• United Nations Children's Fund - Premier United Nations agency providing medical, educational and food to children of the world
  • Information on areas of the world currently experiencing hunger issues.
  • Share Our Strength Nonprofit organization which mobilizes individuals and businesses to fight hunger.
  1. Anticipatory Set: Teacher asks the learners "What is a need? When you find yourself saying 'I need…' What are those things that finish that sentence?" Learners brainstorm needs as a group and then together come up with a definition of a "need" in their words.

    Next, take learners through the same brainstorming process about "What are wants?"  

    Pose the question, "What is the absence of food called?" The learners will answer "hunger" and lead them to develop a definition of hunger that speaks to long-term lack of food, including poverty, famine, unemployment, and poor nutrition.

  2. Each group creates a web, with the word "hunger" in the middle of the web, with lines extending from the center. Learners are to brainstorm what hunger feels like, looks like and sounds like. Learners may add the effects hunger has on schoolwork, health, personal life, mood or social and emotional implications of hunger. Learners may fill out the web based on prior knowledge and internet investigation.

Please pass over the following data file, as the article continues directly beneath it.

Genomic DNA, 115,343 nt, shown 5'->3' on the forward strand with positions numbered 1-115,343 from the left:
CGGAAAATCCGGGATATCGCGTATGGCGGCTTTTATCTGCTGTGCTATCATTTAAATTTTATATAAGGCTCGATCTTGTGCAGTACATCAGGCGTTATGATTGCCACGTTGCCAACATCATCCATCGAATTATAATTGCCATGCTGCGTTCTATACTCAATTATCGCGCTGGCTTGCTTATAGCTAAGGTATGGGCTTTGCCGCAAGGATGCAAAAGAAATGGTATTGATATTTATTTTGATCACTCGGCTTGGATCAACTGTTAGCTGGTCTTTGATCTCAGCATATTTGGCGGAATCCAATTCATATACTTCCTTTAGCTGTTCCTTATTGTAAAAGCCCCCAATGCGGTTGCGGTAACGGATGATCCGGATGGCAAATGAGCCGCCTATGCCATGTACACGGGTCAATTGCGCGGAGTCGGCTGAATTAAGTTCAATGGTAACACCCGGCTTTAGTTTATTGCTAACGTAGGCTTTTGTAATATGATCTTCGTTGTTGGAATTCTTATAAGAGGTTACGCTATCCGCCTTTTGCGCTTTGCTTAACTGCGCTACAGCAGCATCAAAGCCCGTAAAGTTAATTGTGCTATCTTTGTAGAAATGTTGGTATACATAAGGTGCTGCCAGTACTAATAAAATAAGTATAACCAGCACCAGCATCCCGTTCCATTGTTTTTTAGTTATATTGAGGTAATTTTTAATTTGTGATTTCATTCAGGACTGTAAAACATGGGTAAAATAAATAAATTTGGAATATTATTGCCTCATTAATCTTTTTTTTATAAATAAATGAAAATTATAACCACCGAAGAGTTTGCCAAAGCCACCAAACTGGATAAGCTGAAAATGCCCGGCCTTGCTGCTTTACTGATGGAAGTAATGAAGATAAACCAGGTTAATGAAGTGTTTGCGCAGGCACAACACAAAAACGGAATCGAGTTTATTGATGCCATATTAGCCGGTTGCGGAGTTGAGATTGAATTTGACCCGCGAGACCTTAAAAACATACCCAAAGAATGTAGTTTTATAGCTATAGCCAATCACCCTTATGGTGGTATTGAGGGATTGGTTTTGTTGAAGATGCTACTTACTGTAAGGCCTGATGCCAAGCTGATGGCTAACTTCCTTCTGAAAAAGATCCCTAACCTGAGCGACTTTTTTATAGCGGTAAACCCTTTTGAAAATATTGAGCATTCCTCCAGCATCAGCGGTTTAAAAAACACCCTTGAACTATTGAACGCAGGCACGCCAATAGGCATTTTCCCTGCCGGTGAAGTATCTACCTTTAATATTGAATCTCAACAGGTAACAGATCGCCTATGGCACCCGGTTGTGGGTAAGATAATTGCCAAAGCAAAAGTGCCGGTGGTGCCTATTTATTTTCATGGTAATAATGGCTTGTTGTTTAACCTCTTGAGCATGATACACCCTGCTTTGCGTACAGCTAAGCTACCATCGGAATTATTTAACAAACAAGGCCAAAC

3. An elected reporter from each peer group shares answers with the entire class.

  4. Hand out facts about hunger from Internet research (see Materials and Bibliography), allowing ten minutes for the learners to read. Discuss their feelings and get reactions to the reading.

  5. Discuss, "Do you believe this nation should have a hunger issue?"

  6. Learners research issues of hunger  - cause and philanthropic responses: 

    • in their own community by contacting faith based organizations, food banks, and homeless shelters in the community.
    • in the world through Internet search.
  7. Extension: Sometimes hunger is a result of a disaster. Discover philanthropic actions in reaction to natural or human disasters, war, terrorism.

  8. Research the Emergency Preparedness Act and FEMA to examine the US response to natural disasters and the role of FEMA. Discuss philanthropic aid during the crisis (How do people and organizations respond and why).

  9. Discover and evaluate a governmental program addressing hunger as to its intended purpose and actual outcomes.

  10. Learners will write: Either

    A technical report on one of the above describing its history, the needs it meets, clientele, costs, fund raising, community usage, amounts distributed, current needs, special issues.


    A technical report on an issue relating to poverty: diseases directly associated with hunger in today's world such as Afghanistan or Somalia but not limited to those two areas.


    Create a large map of their community or the world, locating agencies that supply help to the hungry in their community with a key that lists services, hours of operations qualifications for people to obtain help, staffing, funding sources, how someone who wants to help can help.